Old Toy Soldier DNA

You might notice from photos that I often drill, file and repair over sheets of white A4 paper, which I have folded into four and unfolded again to make a cross shaped crease.

This is because I keep the metal filings, drilling ‘swarf’ and trimmings from old Hollowcast figure repair, roughing up the base when rebasing or cleaning up home castings.

From time to time during repairs, I carefully slightly fold the crease-crossed A4 page and slide the metal filings and trimmings into a small lidded pot.

Why do I keep this toy soldier ‘magic dust’ mixed together in a small pot of this “old toy soldier DNA“?

It not only keeps the workbench of my roll-top desk clean but it also means that I can then add a minute pinch of this unique and special mixture from time to time to the casting ladle when home casting.

Each new shiny casting might then have inside it a tiny nano-percentage of an old Britain’s hollowcast casting or old flat tin figure.

Each shiny new casting then might have a small part of all the accumulated bravery, courage and adventure from the countless battles that the old damaged hollowcast veterans (from various makers and owners) have been through over the last hundred years or more.

Reinforcements for Tradgardland, Lurland or Afrika?

A small number of these unpainted Schneider castings of pith helmeted Colonial figures and fierce Natives will soon be heading towards Alan Gruber at the Duchy of Tradgardland blog as reinforcements for his interesting Lurland and Ost Afrika campaigns.

http://tradgardland.blogspot.com/search/label/Afrika

http://tradgardland.blogspot.com/search/label/Lurland

Alan has sent me some interesting spare figures and heads to keep me busy throughout Lockdown, so this is a small thin flat thank you heading to the Duchy of Tradgardland Post Office.

Fight well my tiny men, you have the brave DNA of old toy soldiers in you!

Previously on Man of TIN …

Here is one of the first blog posts that I wrote back in 2016 “type casting”. My WordPress avatar / host page @26soldiersoftin is still named after these famous “26 soldiers of Lead” of Gutenberg (or whoever first said this quote).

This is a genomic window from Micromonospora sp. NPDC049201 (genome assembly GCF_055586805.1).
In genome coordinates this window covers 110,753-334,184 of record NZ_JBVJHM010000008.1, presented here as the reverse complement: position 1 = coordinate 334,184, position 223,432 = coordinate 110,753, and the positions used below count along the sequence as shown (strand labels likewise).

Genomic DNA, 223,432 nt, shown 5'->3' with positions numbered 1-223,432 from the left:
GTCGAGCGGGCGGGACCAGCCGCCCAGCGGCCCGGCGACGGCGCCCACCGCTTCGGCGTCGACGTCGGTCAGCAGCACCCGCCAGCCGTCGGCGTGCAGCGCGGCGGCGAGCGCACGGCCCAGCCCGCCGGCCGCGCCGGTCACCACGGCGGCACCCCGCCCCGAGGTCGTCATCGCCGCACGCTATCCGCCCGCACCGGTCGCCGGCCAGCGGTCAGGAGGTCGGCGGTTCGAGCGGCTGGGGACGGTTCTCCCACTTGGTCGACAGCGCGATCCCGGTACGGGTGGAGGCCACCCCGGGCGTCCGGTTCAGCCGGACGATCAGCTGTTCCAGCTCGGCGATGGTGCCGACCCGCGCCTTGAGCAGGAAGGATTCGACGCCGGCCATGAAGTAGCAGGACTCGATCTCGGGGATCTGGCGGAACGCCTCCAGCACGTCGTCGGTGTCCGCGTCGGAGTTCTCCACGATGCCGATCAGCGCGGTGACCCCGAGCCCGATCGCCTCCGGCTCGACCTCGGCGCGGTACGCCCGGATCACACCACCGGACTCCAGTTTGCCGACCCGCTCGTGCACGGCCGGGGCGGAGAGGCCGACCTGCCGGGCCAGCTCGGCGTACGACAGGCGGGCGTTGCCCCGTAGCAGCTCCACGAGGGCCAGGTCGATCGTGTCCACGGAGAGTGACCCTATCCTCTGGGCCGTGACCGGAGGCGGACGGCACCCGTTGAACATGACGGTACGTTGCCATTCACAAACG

https://manoftinblog.wordpress.com/2016/05/27/typecasting/

We finish with a fine picture of a dapper, almost Duke of Edinburgh looking Donald Featherstone, casting away on the kitchen stove in his cheerily enthusiastic 1960s book Tackle Model Soldiers This Way.

“In the author’s house, everyone slaves over a hot stove”. Note the plate drying rack and safety equipment of a shirt and tie. An inspiration to us all!

Inspired?

If you want to have a go at casting, these companies sell new moulds and casting equipment:

Prince August (Ireland / UK/ EU) do some great starter sets at their website

https://shop.princeaugust.ie

or their official eBay shop mouldsandminis https://www.ebay.co.uk/str/mouldsandminiatures?_trksid=p2047675.l2563

Berlinner Zinnfiguren (Germany / EU) https://www.zinnfigur.com/en/Casting/

In America, Rich at Dunken has now acquired several old manufacturers’ collections of moulds https://www.dunken.com

Blog posted by Mark Man of TIN, 17/18 April 2021.

More Prince August 54mm home cast sculpts #3

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More of the possible Prince August proposed 54mm alternative heads for new 54mm home cast figures – US Infantry pre/ post 1902.

Good to see that people have contributed suggestions back to Prince August including Anthony Jopson and also Ian Dury (hello Ian!) of the Peter Laing Collectors circle (on MeWe) and the Continental Wars Society.

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More sculpts can be seen at https://manoftinblog.wordpress.com/2019/10/02/prince-august-new-54mm-toy-soldier-sculpts-part-2/

Any suggestions for new heads to extend this range? Contact can be made via the Prince August website info@princeaugust.ie or contact page.

Portuguese infantry? Ladybird Leaders: Soldiers

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Or Preben Kannik, Military Uniforms of the World, eve of WW1 plates

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Blog posted by Mark, Man of TIN 4 October 2019.

New Prince August 54mm Homecast Toy Soldiers Planned

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Interesting new poses planned

Exciting news from Prince August e-newsletter is the range of new 54mm homecast toy soldiers to add to their existing successful homecast range https://shop.princeaugust.ie/54mm-traditional-toy-soldiers-moulds/

These are still in development and feedback is sought on heads and nations represented. The newsletter comes from info@princeaugust.ie or there is a comment form on their website.

Why not sign up for the newsletter which has details of promotions, discounts, sales and new moulds?

Blog posted by Mark Man of TIN, 14 September 2019.

Prince August chess pawn toy soldiers